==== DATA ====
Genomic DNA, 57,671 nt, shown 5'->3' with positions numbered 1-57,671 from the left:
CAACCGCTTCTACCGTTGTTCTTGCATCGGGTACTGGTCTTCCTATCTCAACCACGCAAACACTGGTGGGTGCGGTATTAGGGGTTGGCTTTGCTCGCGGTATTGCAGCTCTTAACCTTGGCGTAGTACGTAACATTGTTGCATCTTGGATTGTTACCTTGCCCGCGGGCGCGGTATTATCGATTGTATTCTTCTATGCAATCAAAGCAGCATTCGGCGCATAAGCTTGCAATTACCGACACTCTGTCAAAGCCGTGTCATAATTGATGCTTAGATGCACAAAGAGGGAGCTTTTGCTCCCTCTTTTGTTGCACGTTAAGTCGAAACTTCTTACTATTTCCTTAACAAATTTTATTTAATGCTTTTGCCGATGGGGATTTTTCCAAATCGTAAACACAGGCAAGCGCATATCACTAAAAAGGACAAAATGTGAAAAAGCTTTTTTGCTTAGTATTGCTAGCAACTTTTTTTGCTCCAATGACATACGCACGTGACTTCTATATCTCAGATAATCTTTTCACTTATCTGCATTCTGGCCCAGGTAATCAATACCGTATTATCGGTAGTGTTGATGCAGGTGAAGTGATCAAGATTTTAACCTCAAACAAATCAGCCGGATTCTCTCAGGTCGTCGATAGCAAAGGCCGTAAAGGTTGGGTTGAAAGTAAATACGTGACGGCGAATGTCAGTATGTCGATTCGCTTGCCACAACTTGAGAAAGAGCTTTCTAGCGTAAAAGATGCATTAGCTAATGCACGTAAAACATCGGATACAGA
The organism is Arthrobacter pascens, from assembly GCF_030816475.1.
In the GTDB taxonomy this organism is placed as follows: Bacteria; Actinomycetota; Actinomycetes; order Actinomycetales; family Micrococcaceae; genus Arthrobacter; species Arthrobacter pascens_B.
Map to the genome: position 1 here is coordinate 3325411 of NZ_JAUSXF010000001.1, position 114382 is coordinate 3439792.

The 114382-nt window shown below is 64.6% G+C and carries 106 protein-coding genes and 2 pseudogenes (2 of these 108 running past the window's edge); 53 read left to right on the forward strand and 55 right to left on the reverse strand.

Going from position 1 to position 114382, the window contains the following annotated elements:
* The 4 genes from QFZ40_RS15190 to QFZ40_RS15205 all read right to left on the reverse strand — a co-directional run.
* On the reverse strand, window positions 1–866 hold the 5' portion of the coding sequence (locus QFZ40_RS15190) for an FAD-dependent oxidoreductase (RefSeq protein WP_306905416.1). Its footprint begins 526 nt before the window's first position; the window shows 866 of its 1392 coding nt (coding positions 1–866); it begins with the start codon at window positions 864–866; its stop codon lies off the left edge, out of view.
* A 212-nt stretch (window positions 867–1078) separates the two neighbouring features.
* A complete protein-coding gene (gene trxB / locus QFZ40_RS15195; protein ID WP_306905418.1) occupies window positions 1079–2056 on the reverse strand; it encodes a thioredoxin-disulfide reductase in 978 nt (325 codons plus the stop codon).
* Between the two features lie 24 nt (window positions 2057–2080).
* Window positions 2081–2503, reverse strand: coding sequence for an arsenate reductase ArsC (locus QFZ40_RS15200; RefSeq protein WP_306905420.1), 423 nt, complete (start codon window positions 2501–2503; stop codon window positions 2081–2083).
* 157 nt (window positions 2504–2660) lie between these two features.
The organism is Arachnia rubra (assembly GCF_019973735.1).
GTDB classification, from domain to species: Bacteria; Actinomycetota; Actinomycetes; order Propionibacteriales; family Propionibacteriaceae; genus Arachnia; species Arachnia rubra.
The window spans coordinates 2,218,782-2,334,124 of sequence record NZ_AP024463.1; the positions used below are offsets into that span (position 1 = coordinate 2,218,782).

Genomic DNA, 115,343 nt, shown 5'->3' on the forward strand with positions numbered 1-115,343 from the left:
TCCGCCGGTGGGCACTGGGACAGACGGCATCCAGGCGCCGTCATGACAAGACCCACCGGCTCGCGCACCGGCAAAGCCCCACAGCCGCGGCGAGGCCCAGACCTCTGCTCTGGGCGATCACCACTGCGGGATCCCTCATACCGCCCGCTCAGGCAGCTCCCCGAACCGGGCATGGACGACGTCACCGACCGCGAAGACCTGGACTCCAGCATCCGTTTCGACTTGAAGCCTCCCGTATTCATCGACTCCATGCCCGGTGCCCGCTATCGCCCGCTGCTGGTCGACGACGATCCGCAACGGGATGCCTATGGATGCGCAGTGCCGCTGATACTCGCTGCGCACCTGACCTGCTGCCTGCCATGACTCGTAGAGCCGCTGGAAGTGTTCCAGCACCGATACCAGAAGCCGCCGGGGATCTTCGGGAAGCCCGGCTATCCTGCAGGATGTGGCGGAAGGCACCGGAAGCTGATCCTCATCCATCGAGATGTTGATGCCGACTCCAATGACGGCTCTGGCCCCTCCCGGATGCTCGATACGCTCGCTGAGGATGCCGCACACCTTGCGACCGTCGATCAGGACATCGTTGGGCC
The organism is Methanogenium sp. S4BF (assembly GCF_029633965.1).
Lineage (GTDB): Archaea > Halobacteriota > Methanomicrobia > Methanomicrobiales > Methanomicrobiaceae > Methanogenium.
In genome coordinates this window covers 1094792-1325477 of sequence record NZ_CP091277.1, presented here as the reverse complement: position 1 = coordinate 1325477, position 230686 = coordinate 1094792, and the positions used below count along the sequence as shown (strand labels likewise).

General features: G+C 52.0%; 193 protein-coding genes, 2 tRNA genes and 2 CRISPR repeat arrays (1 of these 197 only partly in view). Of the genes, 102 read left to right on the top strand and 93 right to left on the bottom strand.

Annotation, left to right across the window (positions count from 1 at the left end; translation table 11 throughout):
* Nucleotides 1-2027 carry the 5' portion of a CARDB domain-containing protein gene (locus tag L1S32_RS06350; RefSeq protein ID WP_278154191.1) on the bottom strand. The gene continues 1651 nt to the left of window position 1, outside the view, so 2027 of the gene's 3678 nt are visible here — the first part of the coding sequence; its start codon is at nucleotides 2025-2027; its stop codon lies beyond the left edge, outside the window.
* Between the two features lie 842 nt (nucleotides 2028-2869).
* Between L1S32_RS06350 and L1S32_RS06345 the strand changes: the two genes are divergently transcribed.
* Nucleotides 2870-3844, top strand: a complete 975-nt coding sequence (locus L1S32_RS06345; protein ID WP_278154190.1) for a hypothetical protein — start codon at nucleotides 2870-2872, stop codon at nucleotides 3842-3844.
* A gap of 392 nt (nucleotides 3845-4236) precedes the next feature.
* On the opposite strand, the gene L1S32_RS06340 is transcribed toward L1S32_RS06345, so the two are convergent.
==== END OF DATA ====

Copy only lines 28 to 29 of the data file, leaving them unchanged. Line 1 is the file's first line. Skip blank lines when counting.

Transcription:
* Nucleotides 2870-3844, top strand: a complete 975-nt coding sequence (locus L1S32_RS06345; protein ID WP_278154190.1) for a hypothetical protein — start codon at nucleotides 2870-2872, stop codon at nucleotides 3842-3844.
* A gap of 392 nt (nucleotides 3845-4236) precedes the next feature.